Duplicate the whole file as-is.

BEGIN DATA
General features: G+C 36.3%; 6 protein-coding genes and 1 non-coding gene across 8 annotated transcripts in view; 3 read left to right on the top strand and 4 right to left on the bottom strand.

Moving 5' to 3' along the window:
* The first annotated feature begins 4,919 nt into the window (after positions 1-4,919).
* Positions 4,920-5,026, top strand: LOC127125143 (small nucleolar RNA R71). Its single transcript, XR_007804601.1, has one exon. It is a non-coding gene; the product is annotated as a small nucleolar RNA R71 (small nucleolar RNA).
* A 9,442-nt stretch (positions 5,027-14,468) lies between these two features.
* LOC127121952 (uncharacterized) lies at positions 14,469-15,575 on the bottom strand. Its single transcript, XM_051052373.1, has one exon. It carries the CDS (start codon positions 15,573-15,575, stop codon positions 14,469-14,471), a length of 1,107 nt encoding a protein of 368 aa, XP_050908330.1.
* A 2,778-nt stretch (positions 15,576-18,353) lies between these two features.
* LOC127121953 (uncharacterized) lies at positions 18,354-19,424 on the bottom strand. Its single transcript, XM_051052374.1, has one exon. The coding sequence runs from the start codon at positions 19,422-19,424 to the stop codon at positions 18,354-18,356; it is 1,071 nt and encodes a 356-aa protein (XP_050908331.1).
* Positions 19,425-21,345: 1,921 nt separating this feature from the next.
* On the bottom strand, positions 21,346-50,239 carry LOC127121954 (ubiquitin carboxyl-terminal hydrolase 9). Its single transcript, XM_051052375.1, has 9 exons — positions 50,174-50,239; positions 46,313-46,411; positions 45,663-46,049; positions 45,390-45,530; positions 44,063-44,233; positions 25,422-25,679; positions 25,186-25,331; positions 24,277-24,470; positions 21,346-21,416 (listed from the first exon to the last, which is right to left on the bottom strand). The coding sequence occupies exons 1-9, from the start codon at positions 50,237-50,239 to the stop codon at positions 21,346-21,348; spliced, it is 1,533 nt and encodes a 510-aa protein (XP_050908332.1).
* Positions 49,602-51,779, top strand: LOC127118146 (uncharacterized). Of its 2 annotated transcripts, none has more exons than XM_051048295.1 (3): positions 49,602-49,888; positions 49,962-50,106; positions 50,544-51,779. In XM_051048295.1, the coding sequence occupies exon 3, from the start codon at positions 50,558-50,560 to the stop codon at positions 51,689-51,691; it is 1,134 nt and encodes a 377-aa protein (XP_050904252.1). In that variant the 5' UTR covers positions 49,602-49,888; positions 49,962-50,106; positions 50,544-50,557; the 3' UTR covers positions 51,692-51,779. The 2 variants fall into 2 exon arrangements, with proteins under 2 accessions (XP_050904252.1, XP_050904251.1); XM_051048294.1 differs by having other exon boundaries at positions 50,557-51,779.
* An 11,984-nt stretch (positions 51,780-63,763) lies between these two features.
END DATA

General features: G+C 36.3%; 6 protein-coding genes and 1 non-coding gene across 8 annotated transcripts in view; 3 read left to right on the top strand and 4 right to left on the bottom strand.

Moving 5' to 3' along the window:
* The first annotated feature begins 4,919 nt into the window (after positions 1-4,919).
* Positions 4,920-5,026, top strand: LOC127125143 (small nucleolar RNA R71). Its single transcript, XR_007804601.1, has one exon. It is a non-coding gene; the product is annotated as a small nucleolar RNA R71 (small nucleolar RNA).
* A 9,442-nt stretch (positions 5,027-14,468) lies between these two features.
* LOC127121952 (uncharacterized) lies at positions 14,469-15,575 on the bottom strand. Its single transcript, XM_051052373.1, has one exon. It carries the CDS (start codon positions 15,573-15,575, stop codon positions 14,469-14,471), a length of 1,107 nt encoding a protein of 368 aa, XP_050908330.1.
* A 2,778-nt stretch (positions 15,576-18,353) lies between these two features.
* LOC127121953 (uncharacterized) lies at positions 18,354-19,424 on the bottom strand. Its single transcript, XM_051052374.1, has one exon. The coding sequence runs from the start codon at positions 19,422-19,424 to the stop codon at positions 18,354-18,356; it is 1,071 nt and encodes a 356-aa protein (XP_050908331.1).
* Positions 19,425-21,345: 1,921 nt separating this feature from the next.
* On the bottom strand, positions 21,346-50,239 carry LOC127121954 (ubiquitin carboxyl-terminal hydrolase 9). Its single transcript, XM_051052375.1, has 9 exons — positions 50,174-50,239; positions 46,313-46,411; positions 45,663-46,049; positions 45,390-45,530; positions 44,063-44,233; positions 25,422-25,679; positions 25,186-25,331; positions 24,277-24,470; positions 21,346-21,416 (listed from the first exon to the last, which is right to left on the bottom strand). The coding sequence occupies exons 1-9, from the start codon at positions 50,237-50,239 to the stop codon at positions 21,346-21,348; spliced, it is 1,533 nt and encodes a 510-aa protein (XP_050908332.1).
* Positions 49,602-51,779, top strand: LOC127118146 (uncharacterized). Of its 2 annotated transcripts, none has more exons than XM_051048295.1 (3): positions 49,602-49,888; positions 49,962-50,106; positions 50,544-51,779. In XM_051048295.1, the coding sequence occupies exon 3, from the start codon at positions 50,558-50,560 to the stop codon at positions 51,689-51,691; it is 1,134 nt and encodes a 377-aa protein (XP_050904252.1). In that variant the 5' UTR covers positions 49,602-49,888; positions 49,962-50,106; positions 50,544-50,557; the 3' UTR covers positions 51,692-51,779. The 2 variants fall into 2 exon arrangements, with proteins under 2 accessions (XP_050904252.1, XP_050904251.1); XM_051048294.1 differs by having other exon boundaries at positions 50,557-51,779.
* An 11,984-nt stretch (positions 51,780-63,763) lies between these two features.